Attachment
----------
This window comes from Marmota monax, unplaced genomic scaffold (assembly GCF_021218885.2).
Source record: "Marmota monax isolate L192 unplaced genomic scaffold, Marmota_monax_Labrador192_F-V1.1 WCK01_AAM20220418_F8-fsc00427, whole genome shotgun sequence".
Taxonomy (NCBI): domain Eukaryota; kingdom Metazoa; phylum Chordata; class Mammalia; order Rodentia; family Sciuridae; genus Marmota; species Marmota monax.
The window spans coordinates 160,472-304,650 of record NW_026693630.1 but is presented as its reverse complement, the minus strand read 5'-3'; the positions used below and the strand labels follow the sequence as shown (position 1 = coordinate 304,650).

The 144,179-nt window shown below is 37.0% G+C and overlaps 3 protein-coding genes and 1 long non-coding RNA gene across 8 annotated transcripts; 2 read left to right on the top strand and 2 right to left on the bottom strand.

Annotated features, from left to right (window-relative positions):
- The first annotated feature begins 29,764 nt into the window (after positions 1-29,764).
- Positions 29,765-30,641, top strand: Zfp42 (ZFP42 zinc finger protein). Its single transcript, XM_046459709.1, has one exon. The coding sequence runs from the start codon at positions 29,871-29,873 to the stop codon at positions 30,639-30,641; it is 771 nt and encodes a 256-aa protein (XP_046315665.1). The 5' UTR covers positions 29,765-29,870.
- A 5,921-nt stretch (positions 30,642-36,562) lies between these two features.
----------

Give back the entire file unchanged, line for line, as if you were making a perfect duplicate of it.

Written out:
This window comes from Marmota monax, unplaced genomic scaffold (assembly GCF_021218885.2).
Source record: "Marmota monax isolate L192 unplaced genomic scaffold, Marmota_monax_Labrador192_F-V1.1 WCK01_AAM20220418_F8-fsc00427, whole genome shotgun sequence".
Taxonomy (NCBI): domain Eukaryota; kingdom Metazoa; phylum Chordata; class Mammalia; order Rodentia; family Sciuridae; genus Marmota; species Marmota monax.
The window spans coordinates 160,472-304,650 of record NW_026693630.1 but is presented as its reverse complement, the minus strand read 5'-3'; the positions used below and the strand labels follow the sequence as shown (position 1 = coordinate 304,650).

The 144,179-nt window shown below is 37.0% G+C and overlaps 3 protein-coding genes and 1 long non-coding RNA gene across 8 annotated transcripts; 2 read left to right on the top strand and 2 right to left on the bottom strand.

Annotated features, from left to right (window-relative positions):
- The first annotated feature begins 29,764 nt into the window (after positions 1-29,764).
- Positions 29,765-30,641, top strand: Zfp42 (ZFP42 zinc finger protein). Its single transcript, XM_046459709.1, has one exon. The coding sequence runs from the start codon at positions 29,871-29,873 to the stop codon at positions 30,639-30,641; it is 771 nt and encodes a 256-aa protein (XP_046315665.1). The 5' UTR covers positions 29,765-29,870.
- A 5,921-nt stretch (positions 30,642-36,562) lies between these two features.